Tags: Arnott's, biscuit, chocolate, luscious, sickly, strawberry, tim tam
Actually, dear reader, I have to admit to noticing these prior to Christmas. I suspect they are a seasonal line. My sincere apologies that it has taken so long for this news to get to my blog. I hope they are still available, in case you want to try them. Or perhaps, after reading the below, you may not…
At the risk of introducing some bias and prejudice before we even start, I have to confess a strong suspicion about strawberry-flavoured sweetmeats. Whilst I love a fresh strawberry as much as the next person (although possibly not as much as my two year old daughter, who can consume them by the punnet-load before them hurtling around and around the house in a hyperactive frenzy), anything ‘strawberry flavour’ is inevitably a disappointment. (With the possible exception of strawberry jam, which can be quite good with thick cream on scones ).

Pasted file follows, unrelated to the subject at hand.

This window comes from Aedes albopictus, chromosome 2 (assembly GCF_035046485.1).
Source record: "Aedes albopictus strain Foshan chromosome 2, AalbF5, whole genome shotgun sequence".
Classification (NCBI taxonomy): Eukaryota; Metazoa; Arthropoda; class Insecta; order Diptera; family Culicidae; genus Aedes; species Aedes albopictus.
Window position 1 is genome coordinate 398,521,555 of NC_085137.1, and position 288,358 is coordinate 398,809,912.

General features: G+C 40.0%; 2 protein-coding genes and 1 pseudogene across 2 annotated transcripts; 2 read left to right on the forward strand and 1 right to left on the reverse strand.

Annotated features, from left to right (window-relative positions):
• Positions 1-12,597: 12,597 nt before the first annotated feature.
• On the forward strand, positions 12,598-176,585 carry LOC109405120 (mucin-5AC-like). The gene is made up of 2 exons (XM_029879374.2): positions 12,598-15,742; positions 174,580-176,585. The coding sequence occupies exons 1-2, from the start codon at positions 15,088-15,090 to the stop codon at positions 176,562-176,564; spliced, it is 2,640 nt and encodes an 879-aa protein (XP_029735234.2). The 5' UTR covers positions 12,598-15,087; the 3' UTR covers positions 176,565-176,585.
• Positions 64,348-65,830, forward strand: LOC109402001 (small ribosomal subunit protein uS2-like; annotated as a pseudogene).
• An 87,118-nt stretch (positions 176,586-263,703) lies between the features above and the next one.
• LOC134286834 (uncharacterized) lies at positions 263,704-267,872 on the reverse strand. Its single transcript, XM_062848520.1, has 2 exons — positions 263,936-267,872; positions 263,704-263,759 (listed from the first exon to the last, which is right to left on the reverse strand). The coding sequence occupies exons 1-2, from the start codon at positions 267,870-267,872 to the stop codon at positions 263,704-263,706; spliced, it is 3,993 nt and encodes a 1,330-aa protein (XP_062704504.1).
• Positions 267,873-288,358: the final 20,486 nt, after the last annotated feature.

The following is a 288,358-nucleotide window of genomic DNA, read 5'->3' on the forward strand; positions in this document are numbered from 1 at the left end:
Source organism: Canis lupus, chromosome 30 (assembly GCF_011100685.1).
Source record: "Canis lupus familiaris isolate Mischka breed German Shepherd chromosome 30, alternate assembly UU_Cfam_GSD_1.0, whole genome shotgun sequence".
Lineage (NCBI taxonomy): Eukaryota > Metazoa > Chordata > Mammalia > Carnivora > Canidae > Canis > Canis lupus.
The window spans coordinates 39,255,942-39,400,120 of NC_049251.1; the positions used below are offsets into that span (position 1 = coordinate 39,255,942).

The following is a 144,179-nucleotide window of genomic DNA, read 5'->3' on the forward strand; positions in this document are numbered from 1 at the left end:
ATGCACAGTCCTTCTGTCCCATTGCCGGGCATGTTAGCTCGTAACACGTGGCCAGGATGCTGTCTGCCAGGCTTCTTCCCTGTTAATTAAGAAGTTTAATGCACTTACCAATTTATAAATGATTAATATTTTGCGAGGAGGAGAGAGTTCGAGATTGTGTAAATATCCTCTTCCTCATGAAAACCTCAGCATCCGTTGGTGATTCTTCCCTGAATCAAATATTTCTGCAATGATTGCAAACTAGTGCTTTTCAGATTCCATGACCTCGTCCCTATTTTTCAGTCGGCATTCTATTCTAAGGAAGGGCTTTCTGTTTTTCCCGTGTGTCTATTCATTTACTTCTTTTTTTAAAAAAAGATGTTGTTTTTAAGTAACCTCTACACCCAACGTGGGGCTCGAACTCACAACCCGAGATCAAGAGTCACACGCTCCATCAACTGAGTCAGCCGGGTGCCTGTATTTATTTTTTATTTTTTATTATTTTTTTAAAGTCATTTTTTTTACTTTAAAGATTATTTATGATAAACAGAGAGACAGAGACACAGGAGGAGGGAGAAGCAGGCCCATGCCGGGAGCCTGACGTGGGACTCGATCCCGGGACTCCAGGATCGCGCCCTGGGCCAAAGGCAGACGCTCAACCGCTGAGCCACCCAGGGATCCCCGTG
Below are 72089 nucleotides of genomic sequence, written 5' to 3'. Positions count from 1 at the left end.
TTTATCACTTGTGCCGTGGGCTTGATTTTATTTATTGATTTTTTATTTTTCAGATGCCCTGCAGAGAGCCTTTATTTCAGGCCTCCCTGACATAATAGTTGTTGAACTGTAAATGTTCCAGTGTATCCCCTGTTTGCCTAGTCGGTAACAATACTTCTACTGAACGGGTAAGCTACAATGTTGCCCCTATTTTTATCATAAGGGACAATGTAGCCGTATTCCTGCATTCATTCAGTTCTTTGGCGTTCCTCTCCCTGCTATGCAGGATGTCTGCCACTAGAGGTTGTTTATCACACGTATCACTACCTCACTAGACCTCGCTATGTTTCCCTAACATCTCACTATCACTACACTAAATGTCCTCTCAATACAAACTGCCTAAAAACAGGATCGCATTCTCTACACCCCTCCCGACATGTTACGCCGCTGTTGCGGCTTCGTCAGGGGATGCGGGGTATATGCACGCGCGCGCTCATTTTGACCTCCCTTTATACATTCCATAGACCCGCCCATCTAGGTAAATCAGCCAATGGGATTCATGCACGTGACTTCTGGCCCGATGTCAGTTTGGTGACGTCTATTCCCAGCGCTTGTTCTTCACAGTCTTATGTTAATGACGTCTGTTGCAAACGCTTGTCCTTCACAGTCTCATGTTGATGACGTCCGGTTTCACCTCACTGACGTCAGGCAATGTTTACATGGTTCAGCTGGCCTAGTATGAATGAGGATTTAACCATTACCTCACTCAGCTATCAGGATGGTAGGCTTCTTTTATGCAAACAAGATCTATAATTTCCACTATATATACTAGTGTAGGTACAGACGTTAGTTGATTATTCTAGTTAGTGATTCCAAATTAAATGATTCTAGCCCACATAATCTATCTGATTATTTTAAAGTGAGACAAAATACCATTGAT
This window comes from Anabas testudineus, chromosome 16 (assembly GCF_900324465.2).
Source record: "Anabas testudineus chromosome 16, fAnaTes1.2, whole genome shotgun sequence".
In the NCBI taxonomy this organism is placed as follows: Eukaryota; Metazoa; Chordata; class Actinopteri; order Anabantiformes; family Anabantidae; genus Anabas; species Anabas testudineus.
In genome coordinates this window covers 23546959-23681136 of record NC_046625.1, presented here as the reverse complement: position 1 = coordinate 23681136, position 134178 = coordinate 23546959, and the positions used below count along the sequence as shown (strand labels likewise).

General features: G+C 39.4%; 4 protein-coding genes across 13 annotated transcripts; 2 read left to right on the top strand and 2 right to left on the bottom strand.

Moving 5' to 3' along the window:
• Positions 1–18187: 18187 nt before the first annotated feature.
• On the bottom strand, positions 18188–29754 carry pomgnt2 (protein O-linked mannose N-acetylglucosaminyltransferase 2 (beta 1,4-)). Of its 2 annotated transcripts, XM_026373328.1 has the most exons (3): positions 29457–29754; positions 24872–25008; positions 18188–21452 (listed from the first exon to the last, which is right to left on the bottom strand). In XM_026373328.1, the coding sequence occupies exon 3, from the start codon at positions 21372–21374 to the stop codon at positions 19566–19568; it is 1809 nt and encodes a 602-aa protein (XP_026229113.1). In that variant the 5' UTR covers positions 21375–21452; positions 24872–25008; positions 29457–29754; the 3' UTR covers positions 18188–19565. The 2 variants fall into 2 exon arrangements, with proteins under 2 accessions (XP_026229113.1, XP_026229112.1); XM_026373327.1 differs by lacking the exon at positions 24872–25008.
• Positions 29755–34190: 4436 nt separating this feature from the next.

However, I tried to put this thought out of my head an approach these with an open mind. To help counter my bias, I also invited a colleague to sample them with me, and to share his views.
They are constructed like any regular Tim Tam, with a regulation-issue milk chocolate coat and the standard chocolate biscuit. The creme filling, however, is lurid pink – quite startlingly so. As you bring one to your lips, the first thing you note is the strong strawberry aroma. This is actually very promising; it has good strawberry-ish tones and certainly seems a step up from the average.
When you first bite into the biscuit, you get quite an overwhelming strawberry taste – the chocolate hardly gets a look in. And it’s not too bad – eyebrows were raised at this point, and my colleague was heard to remark ‘Hmm- actually quite good!’. However, as you continue chewing it starts to pall; it all gets a bit sickly and overdone. When you swallow, you’re left with a strong aftertaste – and one that, unfortunately, has a distinct artificial tang, like a cheap ‘strawberry’ lolly.